Here's the good news: frozen fruits and vegetables not only last longer in the freezer, but they are equal to (if not greater than) the nutritional value of fresh fruits and vegetables. I recently read an article from the Frozen Food Foundation that revealed Americans are failing to consume the recommended amount of fruits and vegetables in their diet. If you are like me, half of your attempt goes in the garbage. So, why not find a solution that will help you increase your fruits and veggies and save big bucks! Let's be real: fresh fruits and vegetables (especially when it's not in season) can be expensive. Have you done a price comparison of fresh green beans to frozen? It can make a big difference. As a college kid on a budget, you may want to save as much as possible. This is an easy way to make a positive change on your wallet and diet.
Just as you need to plan your menu for the week, take a look at your meals and see what items you can purchase frozen. Be careful not to purchase vegetables with added salt or sauces, as they will add a lot of calories to your meal. The same rule applies to frozen fruit. Need some ideas on how to use frozen fruits and veggies? Here are a few of my favorites:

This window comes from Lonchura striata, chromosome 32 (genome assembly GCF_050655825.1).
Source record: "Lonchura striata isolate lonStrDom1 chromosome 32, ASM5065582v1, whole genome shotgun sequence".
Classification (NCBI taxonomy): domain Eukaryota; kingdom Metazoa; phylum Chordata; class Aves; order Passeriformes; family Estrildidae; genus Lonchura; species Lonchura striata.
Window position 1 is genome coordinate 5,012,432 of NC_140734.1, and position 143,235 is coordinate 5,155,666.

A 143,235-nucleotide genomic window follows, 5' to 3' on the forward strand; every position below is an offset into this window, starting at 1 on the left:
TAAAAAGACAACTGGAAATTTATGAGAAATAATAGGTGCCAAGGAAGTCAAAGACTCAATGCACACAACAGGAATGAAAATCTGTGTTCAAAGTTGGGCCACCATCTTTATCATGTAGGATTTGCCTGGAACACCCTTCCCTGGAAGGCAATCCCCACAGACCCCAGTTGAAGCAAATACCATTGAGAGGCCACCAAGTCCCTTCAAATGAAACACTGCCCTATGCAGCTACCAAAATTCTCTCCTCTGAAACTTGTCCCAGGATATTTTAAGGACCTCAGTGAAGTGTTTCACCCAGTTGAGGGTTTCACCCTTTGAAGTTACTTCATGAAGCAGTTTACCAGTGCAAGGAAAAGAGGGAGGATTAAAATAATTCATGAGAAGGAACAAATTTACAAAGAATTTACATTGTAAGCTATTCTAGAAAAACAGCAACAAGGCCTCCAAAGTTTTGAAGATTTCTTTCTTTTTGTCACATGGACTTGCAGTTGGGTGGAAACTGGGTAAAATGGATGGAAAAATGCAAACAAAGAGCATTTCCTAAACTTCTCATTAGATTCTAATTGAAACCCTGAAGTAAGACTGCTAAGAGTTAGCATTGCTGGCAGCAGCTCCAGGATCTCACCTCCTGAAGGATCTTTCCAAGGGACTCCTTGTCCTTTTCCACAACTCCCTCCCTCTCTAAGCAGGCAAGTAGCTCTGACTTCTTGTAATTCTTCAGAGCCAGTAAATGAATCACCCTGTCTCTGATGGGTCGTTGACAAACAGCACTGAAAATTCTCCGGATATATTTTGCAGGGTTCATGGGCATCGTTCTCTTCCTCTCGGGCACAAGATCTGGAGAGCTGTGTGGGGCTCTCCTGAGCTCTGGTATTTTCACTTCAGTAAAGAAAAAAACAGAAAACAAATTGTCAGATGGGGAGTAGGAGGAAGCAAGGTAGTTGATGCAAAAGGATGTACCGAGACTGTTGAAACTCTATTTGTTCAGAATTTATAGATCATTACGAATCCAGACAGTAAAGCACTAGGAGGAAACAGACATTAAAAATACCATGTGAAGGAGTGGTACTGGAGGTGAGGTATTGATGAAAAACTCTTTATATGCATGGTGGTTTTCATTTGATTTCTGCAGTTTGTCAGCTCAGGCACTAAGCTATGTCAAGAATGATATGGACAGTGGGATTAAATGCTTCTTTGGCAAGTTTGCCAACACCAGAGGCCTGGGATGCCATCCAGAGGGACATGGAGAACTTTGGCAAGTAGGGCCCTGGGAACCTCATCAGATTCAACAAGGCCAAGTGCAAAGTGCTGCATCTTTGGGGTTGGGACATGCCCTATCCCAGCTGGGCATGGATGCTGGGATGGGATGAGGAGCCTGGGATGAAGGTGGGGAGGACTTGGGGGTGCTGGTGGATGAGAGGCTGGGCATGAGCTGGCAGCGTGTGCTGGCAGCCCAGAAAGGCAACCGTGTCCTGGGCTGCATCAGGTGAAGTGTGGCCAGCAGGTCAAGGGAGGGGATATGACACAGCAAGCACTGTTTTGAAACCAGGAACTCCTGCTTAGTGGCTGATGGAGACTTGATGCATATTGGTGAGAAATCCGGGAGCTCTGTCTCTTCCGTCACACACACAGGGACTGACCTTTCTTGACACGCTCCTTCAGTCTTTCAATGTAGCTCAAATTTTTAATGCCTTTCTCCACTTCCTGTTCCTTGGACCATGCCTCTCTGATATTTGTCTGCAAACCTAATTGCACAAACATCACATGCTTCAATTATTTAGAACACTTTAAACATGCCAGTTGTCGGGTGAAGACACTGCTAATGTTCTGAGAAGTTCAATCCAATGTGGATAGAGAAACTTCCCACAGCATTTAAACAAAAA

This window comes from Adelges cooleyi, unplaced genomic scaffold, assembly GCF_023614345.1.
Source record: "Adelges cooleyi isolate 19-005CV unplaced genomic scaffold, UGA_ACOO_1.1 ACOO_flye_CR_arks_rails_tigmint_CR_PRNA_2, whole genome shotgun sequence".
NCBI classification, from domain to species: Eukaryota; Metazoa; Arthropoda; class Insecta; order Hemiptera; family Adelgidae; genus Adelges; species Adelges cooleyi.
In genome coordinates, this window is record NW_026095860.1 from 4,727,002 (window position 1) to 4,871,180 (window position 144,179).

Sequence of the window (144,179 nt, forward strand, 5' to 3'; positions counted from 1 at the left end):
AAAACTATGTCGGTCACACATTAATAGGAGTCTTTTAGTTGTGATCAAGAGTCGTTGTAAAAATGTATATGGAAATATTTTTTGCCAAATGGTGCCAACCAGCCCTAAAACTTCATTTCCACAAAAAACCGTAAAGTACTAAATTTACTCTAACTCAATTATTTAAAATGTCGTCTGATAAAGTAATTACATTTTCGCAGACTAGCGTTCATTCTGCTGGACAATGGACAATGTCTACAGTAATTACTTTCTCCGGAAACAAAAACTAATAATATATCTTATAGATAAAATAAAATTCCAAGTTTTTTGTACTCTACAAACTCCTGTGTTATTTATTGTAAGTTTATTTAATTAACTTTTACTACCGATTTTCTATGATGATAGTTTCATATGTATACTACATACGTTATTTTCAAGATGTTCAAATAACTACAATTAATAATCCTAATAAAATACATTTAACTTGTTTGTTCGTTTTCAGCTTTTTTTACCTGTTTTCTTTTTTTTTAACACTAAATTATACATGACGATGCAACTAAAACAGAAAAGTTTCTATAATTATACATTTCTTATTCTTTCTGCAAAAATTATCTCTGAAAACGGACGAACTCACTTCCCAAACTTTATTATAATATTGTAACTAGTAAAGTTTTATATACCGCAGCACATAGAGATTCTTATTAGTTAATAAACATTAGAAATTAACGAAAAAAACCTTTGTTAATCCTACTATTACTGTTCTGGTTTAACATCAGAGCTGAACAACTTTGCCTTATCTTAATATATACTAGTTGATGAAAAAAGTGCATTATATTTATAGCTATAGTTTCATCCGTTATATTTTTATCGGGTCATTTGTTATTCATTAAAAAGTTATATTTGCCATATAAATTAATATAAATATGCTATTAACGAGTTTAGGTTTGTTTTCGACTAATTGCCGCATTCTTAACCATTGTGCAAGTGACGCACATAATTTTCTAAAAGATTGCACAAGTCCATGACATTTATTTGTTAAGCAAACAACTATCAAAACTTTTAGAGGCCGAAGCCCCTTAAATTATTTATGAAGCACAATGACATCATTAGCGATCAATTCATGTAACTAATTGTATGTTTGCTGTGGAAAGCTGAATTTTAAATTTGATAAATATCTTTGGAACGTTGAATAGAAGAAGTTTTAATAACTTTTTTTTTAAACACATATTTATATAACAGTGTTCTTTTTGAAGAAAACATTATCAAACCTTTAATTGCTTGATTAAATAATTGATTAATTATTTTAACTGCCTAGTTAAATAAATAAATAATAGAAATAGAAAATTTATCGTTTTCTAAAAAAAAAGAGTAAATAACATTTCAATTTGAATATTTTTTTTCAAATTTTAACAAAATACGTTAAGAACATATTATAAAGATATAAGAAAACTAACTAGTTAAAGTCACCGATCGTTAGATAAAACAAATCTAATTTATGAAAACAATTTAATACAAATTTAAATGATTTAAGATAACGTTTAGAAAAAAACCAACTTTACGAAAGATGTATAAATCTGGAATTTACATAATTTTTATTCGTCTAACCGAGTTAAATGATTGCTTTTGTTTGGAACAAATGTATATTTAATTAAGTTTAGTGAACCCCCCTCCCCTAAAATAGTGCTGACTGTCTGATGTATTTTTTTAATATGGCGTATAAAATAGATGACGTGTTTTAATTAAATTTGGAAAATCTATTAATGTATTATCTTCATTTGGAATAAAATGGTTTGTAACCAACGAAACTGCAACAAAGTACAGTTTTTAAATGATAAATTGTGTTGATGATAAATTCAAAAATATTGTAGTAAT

- Vegetable soup: Buy the vegetable medley, add some sauteed onion and garlic, canned dice tomatoes, broth, lentils, and you've got a delicious vegetable soup for the week.
- Side dishes: baking some simple chicken and need a side item? Frozen vegetables are a perfect quick addition. One of my favorite frozen option to purchase is a vegetable medley. It adds a lot of color to your meal and gives you a nice variety at dinner time. Other great vegetable options are frozen steamers (heat in a microwave and your done), green beans or peas, Brussel sprouts, and corn.
- Fruit smoothies: Thought I'd leave out fruit? Never! Frozen fruit are perfect for a morning smoothie or as a snack. Add a berry mix, frozen strawberries, or blueberries to your blender with yogurt and almond milk and you've added fruit to your day. Don't have a blender? Add fruit to cereal, oatmeal, or yogurt with granola and you've got a delicious breakfast.
- Stove top or oven vegetables: Most frozen vegetables work best steamed, on the stove (cooked in olive oil with herbs or boiled in water) or roasted in the oven. Some recipes will call for cooking immediately out of the freezer, but I find it helpful to let some defrost to get rid of extra added water. The added water can make some veggies mushy if you are roasting them in the oven.